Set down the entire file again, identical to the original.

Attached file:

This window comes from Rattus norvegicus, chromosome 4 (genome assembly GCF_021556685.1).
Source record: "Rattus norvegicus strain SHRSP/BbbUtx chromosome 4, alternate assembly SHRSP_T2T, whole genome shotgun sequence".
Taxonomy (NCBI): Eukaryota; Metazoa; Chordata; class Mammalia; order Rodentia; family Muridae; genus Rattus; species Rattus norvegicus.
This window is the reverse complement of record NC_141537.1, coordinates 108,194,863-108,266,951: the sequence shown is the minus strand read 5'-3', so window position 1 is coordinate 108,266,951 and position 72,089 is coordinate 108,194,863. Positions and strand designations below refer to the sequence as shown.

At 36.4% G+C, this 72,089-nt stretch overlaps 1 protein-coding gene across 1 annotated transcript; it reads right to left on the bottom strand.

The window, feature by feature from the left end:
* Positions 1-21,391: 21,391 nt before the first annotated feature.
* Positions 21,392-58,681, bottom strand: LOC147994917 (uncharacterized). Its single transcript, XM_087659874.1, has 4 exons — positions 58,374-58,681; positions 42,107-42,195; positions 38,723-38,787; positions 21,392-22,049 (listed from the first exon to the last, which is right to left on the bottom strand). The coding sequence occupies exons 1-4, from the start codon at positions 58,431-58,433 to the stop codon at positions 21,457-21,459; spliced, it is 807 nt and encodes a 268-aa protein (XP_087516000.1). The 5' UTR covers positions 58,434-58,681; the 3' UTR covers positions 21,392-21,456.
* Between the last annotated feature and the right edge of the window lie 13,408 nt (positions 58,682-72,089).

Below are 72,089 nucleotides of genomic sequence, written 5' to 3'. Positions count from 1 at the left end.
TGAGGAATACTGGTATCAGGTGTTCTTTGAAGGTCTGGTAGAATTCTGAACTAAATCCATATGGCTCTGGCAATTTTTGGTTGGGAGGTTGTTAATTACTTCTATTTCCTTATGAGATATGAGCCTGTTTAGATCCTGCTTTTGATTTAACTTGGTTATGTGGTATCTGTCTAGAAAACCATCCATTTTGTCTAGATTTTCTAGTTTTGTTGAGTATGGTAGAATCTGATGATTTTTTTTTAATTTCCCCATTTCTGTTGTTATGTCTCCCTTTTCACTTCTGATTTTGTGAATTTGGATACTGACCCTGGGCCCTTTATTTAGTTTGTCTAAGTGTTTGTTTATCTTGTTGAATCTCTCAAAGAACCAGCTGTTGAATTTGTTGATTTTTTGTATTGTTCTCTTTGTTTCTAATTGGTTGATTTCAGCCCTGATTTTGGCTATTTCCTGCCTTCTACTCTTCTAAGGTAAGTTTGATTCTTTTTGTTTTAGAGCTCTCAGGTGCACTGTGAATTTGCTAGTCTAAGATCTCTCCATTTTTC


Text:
This window comes from Rattus norvegicus, chromosome 4 (genome assembly GCF_021556685.1).
Source record: "Rattus norvegicus strain SHRSP/BbbUtx chromosome 4, alternate assembly SHRSP_T2T, whole genome shotgun sequence".
Taxonomy (NCBI): Eukaryota; Metazoa; Chordata; class Mammalia; order Rodentia; family Muridae; genus Rattus; species Rattus norvegicus.
This window is the reverse complement of record NC_141537.1, coordinates 108,194,863-108,266,951: the sequence shown is the minus strand read 5'-3', so window position 1 is coordinate 108,266,951 and position 72,089 is coordinate 108,194,863. Positions and strand designations below refer to the sequence as shown.

At 36.4% G+C, this 72,089-nt stretch overlaps 1 protein-coding gene across 1 annotated transcript; it reads right to left on the bottom strand.

The window, feature by feature from the left end:
* Positions 1-21,391: 21,391 nt before the first annotated feature.
* Positions 21,392-58,681, bottom strand: LOC147994917 (uncharacterized). Its single transcript, XM_087659874.1, has 4 exons — positions 58,374-58,681; positions 42,107-42,195; positions 38,723-38,787; positions 21,392-22,049 (listed from the first exon to the last, which is right to left on the bottom strand). The coding sequence occupies exons 1-4, from the start codon at positions 58,431-58,433 to the stop codon at positions 21,457-21,459; spliced, it is 807 nt and encodes a 268-aa protein (XP_087516000.1). The 5' UTR covers positions 58,434-58,681; the 3' UTR covers positions 21,392-21,456.
* Between the last annotated feature and the right edge of the window lie 13,408 nt (positions 58,682-72,089).

Below are 72,089 nucleotides of genomic sequence, written 5' to 3'. Positions count from 1 at the left end.
TGAGGAATACTGGTATCAGGTGTTCTTTGAAGGTCTGGTAGAATTCTGAACTAAATCCATATGGCTCTGGCAATTTTTGGTTGGGAGGTTGTTAATTACTTCTATTTCCTTATGAGATATGAGCCTGTTTAGATCCTGCTTTTGATTTAACTTGGTTATGTGGTATCTGTCTAGAAAACCATCCATTTTGTCTAGATTTTCTAGTTTTGTTGAGTATGGTAGAATCTGATGATTTTTTTTTAATTTCCCCATTTCTGTTGTTATGTCTCCCTTTTCACTTCTGATTTTGTGAATTTGGATACTGACCCTGGGCCCTTTATTTAGTTTGTCTAAGTGTTTGTTTATCTTGTTGAATCTCTCAAAGAACCAGCTGTTGAATTTGTTGATTTTTTGTATTGTTCTCTTTGTTTCTAATTGGTTGATTTCAGCCCTGATTTTGGCTATTTCCTGCCTTCTACTCTTCTAAGGTAAGTTTGATTCTTTTTGTTTTAGAGCTCTCAGGTGCACTGTGAATTTGCTAGTCTAAGATCTCTCCATTTTTC